I really don’t. At least I don’t care in the context of our debates over the agency’s structure. When debating separation of powers, policy consequences are a red herring; a distraction; the preferred topic of those who would subordinate the law to their preferences. Any useful conversation will remove them swiftly from its agenda.
Alas for last few days, far too many people have conflated the question of the CFPB’s structure with the question of whether the CFPB does “good” things or is “necessary” or “helps people.” If we are to stay focused, we must insist that these matters be kept separate. The question before us this week is not whether the CFPB is a nice organization, or whether we need it per se, or whether Elizabeth Warren’s political philosophy is the correct one for America. The question before us is whether Congress can (and did) pass a law that lays out a succession plan that undermines the Federal Vacancies Reform Act and Article II of the United States Constitution, and, more broadly, whether it is legal for the legislature to establish an agency that is ultimately accountable to nobody. To complain about how the banks were before the ascension of Obama is in no way to answer those questions.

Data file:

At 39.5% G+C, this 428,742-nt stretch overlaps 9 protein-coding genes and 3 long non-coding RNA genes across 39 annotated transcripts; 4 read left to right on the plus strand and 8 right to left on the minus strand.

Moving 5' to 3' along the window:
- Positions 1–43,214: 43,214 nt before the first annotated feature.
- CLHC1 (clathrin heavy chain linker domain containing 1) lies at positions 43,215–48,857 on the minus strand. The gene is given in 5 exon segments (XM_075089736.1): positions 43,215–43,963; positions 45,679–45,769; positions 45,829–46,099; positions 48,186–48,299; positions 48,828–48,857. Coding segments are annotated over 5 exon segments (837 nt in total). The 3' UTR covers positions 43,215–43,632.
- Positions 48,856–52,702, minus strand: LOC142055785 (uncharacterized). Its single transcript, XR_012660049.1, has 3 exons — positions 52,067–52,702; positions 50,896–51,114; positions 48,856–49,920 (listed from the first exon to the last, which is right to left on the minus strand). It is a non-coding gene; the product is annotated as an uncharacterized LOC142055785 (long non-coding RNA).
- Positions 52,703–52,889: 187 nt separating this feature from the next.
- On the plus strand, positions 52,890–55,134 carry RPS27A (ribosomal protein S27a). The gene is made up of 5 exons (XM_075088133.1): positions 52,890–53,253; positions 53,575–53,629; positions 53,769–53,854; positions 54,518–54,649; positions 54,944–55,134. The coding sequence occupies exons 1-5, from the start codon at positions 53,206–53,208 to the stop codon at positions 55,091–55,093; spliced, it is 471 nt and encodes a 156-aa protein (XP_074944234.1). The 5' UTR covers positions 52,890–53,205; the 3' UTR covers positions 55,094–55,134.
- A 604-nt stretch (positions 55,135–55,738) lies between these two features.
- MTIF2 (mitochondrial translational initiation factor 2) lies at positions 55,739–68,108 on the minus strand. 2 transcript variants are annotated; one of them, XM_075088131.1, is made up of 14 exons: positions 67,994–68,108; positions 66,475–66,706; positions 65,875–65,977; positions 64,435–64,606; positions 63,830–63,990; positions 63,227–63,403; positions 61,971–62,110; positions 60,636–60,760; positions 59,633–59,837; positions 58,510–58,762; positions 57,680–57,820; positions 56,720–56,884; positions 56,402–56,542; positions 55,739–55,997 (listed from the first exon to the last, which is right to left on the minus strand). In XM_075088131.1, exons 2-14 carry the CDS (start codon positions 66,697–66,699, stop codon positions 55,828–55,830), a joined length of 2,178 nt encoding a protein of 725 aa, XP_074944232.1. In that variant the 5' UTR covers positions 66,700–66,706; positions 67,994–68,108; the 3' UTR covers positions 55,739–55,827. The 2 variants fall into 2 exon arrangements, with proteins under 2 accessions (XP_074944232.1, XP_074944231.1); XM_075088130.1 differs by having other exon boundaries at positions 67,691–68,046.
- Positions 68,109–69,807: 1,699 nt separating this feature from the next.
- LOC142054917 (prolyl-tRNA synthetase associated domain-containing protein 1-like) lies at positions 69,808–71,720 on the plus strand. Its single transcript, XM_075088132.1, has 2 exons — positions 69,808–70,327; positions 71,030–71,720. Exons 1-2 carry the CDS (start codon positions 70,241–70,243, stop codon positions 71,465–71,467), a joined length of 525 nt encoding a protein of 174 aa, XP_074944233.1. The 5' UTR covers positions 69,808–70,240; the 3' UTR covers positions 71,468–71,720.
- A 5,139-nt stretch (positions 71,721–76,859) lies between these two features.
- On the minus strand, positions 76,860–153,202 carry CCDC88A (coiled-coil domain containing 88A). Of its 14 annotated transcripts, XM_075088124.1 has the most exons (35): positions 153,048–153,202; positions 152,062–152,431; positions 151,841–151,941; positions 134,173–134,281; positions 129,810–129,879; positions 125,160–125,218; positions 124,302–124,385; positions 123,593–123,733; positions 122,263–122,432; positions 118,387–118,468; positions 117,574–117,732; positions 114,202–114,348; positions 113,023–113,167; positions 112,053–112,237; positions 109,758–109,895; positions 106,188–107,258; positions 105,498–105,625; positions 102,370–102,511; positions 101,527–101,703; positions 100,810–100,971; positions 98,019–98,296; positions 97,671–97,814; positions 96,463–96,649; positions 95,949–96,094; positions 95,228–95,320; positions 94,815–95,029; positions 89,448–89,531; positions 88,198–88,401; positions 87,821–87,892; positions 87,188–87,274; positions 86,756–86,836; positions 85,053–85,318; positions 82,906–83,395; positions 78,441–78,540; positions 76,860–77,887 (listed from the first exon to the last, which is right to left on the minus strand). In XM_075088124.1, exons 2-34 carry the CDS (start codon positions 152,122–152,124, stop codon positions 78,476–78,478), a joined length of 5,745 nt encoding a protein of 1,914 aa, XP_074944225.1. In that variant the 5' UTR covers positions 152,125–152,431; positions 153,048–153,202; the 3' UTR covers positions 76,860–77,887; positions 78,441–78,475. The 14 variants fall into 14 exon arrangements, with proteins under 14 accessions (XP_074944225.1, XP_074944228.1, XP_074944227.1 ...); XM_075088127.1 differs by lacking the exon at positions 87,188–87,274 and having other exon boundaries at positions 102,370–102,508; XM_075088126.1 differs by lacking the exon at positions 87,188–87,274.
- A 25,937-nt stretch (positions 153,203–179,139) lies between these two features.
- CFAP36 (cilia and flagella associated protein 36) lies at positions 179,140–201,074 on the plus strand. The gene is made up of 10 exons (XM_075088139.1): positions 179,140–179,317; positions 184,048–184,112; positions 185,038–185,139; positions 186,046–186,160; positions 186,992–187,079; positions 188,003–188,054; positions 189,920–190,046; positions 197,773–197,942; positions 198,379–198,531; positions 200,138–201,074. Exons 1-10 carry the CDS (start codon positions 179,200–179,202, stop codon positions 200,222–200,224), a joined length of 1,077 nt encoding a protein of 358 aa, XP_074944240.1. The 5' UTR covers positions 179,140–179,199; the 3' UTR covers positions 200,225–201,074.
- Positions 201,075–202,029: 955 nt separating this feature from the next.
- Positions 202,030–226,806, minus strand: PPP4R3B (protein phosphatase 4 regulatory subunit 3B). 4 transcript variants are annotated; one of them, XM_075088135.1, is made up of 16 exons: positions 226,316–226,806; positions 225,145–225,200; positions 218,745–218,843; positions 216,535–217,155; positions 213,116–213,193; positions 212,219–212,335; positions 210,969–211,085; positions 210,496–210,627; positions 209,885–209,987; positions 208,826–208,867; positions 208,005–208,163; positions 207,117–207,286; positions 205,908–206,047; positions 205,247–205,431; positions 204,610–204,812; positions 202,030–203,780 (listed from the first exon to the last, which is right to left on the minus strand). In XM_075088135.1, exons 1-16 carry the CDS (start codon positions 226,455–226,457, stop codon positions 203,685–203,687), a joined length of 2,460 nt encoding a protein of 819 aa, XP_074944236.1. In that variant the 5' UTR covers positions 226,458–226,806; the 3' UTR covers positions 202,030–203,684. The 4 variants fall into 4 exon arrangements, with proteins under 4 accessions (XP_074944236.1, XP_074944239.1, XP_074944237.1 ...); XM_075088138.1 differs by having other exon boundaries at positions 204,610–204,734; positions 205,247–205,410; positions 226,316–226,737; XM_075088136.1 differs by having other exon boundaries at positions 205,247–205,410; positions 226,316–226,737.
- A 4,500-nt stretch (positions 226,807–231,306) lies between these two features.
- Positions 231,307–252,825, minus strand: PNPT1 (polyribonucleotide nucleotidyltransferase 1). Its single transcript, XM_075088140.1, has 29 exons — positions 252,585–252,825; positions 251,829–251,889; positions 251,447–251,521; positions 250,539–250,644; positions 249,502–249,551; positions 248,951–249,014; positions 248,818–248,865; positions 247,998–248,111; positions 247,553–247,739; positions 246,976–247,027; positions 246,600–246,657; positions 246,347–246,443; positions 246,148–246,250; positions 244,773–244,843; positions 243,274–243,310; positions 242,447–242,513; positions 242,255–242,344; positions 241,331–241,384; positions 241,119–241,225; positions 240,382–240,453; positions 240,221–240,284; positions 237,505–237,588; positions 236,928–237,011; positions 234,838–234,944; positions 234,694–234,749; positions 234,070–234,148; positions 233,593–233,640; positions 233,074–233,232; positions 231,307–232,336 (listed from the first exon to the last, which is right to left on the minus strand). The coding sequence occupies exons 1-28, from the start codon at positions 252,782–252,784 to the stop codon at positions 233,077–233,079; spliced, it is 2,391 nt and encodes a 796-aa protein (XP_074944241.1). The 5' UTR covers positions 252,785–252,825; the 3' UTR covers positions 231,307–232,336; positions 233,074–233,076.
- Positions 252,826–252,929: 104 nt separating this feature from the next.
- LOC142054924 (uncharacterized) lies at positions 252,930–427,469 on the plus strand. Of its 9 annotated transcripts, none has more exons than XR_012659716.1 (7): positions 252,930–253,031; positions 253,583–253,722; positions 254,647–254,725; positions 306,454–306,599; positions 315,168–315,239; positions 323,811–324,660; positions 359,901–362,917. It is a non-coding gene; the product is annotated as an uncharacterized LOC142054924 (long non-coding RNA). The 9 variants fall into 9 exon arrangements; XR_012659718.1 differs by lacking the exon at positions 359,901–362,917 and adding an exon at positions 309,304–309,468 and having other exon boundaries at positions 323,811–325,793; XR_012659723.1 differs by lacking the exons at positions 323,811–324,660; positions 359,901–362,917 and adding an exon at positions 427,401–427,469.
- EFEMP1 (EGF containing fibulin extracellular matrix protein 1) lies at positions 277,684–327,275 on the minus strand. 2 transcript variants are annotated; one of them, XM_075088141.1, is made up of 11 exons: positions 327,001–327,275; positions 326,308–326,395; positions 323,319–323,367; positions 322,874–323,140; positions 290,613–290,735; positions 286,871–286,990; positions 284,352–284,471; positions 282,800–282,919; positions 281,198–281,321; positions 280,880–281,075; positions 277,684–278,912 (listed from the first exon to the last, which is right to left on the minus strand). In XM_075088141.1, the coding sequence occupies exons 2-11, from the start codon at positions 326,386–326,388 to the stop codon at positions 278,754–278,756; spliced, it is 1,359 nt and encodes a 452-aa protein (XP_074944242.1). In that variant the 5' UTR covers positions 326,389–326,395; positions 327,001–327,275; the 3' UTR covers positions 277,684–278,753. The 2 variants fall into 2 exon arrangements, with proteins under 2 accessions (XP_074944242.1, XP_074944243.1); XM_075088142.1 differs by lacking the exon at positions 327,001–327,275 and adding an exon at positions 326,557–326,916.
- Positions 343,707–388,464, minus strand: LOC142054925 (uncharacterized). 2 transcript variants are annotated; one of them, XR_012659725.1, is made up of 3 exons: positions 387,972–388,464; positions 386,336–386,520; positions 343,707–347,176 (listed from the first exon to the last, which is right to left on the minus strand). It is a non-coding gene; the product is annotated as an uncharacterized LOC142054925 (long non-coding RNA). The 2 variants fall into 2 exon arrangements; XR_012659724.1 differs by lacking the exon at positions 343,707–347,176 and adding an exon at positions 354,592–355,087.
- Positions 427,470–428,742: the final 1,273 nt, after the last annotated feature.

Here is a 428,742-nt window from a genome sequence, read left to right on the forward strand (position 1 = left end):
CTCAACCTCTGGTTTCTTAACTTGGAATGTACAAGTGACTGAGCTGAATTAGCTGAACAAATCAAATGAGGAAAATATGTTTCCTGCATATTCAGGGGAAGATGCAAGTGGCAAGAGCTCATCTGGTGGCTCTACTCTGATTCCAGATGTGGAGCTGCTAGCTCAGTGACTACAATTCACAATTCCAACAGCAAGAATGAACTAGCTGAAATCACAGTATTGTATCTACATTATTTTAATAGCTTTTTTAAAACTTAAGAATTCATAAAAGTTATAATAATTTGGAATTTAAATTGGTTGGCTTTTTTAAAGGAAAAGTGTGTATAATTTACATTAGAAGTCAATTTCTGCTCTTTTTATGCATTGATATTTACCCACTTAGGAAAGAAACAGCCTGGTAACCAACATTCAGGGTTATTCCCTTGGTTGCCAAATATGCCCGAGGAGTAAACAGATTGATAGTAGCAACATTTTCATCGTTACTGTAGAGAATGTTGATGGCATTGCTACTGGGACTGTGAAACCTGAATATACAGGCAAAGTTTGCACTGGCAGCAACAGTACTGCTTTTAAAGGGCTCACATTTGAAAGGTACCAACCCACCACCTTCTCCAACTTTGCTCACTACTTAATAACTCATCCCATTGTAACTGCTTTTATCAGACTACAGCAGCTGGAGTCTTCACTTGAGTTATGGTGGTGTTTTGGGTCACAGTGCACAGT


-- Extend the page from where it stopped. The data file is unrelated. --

Which is again to say that, for the purposes of our current contretemps, it doesn’t matter one whit what the CFPB actually does. The issues at stake would be precisely the same if the outfit had been charged with handing out candy or branding runaway llamas or washing the feet of the poor. This is a constitutional and statutory question; it is not a political one. It is not inherently “anti-CFPB” to be appalled by the way the body was established, any more than it is “anti-children” to believe that any legislation aimed at helping minors must pass through both houses and be signed by the president. Nor, by the same token, can one’s view on this matter be taken as a proxy for one’s view of the various actors lining up into their camps. It is not “pro-Trump” or “anti-Warren” to contend that this president enjoys the same powers as does any other, or “pro-Republican” to acknowledge that the statutory controversy here is an elementary one to resolve. One can be a card-carrying member of the #resistance and still want to avoid the de facto establishment of a fourth branch. One can loathe conservatives and still accept that both the CFPB’s internal counsel and the D.C. Circuit have concurred with their objections. One can wish the United States had dramatically stricter financial regulation and still acknowledge that this is about good government and the maintenance of norms. This is a legal dispute, nothing more, nothing less. “Should” doesn’t enter into it.